Running Across Iceland

Running Iceland

At Adventurers and Scientists for Conservation, we are lucky to work with elite athletes doing incredible adventures around the world. Distance runner Pavel Cenkl is one such athlete. This summer, during his run across Iceland, he gathered samples for the ASC Microplastics Project. Here’s Pavel’s story:

Cenkl heads downhill into the Norðlingafljót Valley. (Photo by Jill Fineis)

If you trace Iceland’s south coast along the Atlantic Ocean to its beautiful north coast on the Greenland Sea, you’ll make a 150-mile (240-kilometer) arc across the western Icelandic highlands.

I ran that arc over the course of three days this summer, as part of an independent project called Climate Run. I followed trails, gravel roads, faint paths, and sometimes no paths at all, running along rivers, over snowfields, beside waterfalls, glaciers, and thermal springs, and across the open tundra.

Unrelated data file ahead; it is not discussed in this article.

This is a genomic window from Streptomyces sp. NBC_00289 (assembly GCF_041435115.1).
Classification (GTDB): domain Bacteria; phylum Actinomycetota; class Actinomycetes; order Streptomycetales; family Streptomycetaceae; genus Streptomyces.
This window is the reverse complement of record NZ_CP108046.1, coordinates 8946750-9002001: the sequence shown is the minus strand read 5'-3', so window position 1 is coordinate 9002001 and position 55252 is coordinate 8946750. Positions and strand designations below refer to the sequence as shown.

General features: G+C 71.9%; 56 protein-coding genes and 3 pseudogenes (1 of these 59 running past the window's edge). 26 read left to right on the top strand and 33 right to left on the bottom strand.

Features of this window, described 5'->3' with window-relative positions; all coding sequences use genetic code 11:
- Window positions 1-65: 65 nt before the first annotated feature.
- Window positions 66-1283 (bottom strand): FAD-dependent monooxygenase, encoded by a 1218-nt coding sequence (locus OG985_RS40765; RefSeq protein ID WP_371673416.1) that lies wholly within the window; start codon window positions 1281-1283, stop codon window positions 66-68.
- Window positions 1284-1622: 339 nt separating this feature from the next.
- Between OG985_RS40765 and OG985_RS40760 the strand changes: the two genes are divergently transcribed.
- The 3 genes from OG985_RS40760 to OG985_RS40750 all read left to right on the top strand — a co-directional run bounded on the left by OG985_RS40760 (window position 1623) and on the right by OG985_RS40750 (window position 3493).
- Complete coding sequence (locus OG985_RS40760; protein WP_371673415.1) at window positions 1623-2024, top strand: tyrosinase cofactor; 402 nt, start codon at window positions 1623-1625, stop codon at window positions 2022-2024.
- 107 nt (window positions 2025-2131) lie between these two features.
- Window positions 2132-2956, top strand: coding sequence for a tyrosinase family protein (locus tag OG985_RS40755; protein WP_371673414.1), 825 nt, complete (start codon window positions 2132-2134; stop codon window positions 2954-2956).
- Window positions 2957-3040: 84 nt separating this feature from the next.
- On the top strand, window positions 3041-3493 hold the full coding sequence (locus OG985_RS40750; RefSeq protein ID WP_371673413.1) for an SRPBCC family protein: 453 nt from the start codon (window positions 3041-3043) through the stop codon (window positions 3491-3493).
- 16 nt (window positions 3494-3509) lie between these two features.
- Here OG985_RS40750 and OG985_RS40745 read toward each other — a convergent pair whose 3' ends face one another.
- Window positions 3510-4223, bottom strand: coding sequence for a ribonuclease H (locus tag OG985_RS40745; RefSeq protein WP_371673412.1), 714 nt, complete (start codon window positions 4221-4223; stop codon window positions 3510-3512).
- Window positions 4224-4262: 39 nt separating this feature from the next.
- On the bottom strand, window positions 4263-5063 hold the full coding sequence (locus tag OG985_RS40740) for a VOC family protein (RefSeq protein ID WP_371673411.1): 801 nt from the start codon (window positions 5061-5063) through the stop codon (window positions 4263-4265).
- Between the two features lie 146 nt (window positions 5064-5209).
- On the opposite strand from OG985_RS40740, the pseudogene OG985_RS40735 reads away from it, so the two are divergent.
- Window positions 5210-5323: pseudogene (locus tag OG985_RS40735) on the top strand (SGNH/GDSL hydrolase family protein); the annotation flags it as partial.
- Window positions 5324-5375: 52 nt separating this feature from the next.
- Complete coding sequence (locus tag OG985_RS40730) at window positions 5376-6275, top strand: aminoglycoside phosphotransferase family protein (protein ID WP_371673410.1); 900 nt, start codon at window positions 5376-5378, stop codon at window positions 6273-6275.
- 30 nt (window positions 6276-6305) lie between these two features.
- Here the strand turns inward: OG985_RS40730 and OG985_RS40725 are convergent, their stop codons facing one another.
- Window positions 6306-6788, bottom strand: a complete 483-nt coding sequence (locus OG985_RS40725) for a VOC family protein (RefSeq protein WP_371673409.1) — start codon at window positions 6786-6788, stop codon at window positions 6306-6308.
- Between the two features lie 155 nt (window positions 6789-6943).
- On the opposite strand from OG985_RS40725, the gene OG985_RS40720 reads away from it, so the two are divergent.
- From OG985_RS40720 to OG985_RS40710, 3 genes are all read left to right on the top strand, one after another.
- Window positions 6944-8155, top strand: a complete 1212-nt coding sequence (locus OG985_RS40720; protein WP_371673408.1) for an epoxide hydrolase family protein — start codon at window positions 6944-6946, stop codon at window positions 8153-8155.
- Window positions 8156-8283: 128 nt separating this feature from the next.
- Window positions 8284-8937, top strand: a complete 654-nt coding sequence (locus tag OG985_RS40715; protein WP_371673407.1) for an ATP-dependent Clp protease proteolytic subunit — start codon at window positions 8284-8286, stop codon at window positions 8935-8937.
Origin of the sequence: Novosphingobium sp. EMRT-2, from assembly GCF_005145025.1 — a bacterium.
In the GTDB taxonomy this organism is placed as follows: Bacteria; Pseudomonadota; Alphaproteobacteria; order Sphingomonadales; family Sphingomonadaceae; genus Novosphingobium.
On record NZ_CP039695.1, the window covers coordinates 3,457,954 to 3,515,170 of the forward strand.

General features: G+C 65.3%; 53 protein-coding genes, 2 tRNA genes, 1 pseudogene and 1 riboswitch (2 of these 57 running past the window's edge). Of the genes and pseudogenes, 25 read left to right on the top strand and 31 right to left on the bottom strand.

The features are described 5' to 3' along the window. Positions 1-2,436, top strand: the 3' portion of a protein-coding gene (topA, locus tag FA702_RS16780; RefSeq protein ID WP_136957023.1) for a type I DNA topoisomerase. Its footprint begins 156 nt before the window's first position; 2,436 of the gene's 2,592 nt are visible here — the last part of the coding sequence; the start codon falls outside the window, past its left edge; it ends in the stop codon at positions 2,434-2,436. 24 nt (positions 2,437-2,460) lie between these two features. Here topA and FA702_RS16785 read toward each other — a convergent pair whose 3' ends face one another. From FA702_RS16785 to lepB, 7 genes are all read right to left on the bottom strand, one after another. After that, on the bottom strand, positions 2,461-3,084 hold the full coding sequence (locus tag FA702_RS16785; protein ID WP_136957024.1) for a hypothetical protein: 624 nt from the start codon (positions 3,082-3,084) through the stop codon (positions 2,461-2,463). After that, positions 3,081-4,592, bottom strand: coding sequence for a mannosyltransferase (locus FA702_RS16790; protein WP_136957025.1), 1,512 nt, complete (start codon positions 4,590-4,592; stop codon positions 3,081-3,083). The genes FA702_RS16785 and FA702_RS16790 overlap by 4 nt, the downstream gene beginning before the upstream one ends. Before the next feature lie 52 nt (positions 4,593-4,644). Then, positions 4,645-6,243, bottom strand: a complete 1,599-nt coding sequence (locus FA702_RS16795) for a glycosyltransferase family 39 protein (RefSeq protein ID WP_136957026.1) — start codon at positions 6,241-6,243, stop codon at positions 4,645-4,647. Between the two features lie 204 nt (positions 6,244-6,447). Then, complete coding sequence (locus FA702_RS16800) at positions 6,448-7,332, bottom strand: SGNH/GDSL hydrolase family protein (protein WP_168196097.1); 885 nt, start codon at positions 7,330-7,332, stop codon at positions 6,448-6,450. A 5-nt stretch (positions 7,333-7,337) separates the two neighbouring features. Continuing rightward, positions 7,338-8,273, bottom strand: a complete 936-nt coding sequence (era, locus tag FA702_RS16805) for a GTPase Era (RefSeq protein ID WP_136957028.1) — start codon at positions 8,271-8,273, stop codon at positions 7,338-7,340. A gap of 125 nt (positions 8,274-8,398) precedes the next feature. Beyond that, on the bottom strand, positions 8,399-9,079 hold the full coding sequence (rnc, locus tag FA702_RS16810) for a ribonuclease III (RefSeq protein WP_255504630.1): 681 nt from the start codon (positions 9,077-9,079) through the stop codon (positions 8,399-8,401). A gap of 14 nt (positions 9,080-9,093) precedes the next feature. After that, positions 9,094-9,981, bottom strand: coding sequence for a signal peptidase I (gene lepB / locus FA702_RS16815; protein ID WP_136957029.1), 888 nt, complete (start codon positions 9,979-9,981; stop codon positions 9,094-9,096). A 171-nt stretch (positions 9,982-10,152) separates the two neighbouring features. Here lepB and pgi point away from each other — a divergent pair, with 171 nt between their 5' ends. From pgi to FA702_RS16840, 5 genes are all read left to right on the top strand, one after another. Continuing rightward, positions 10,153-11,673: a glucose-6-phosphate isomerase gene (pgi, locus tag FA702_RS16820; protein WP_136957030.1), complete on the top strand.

The road hugs the coastline near Hellisheiðarvirkjun. (Photo by Jill Fineis)

Over the three weeks both before and after the run, I collected ASC microplastics water samples from five locations in Iceland—from the southwest urban center of Reykjavik, to the isolated Westfjords in the northwest, to the harbors of the north coast. Although the coastline outside of the few cities and large towns in Iceland is remote and sparsely settled, it is not immune from the ebb and flow of global commerce and our imprint on the oceans and coastal regions.

From high on the Þverfellshorn, it’s difficult to see where the right path down is. (Photo by Pavel Cenkl)

My goal with Climate Run is to bring attention to the relationship of outdoor enthusiasts with the changing climate, encouraging our community to serve as role models and as stewards of the planet. I chose Iceland because the Arctic is among the places —> Read More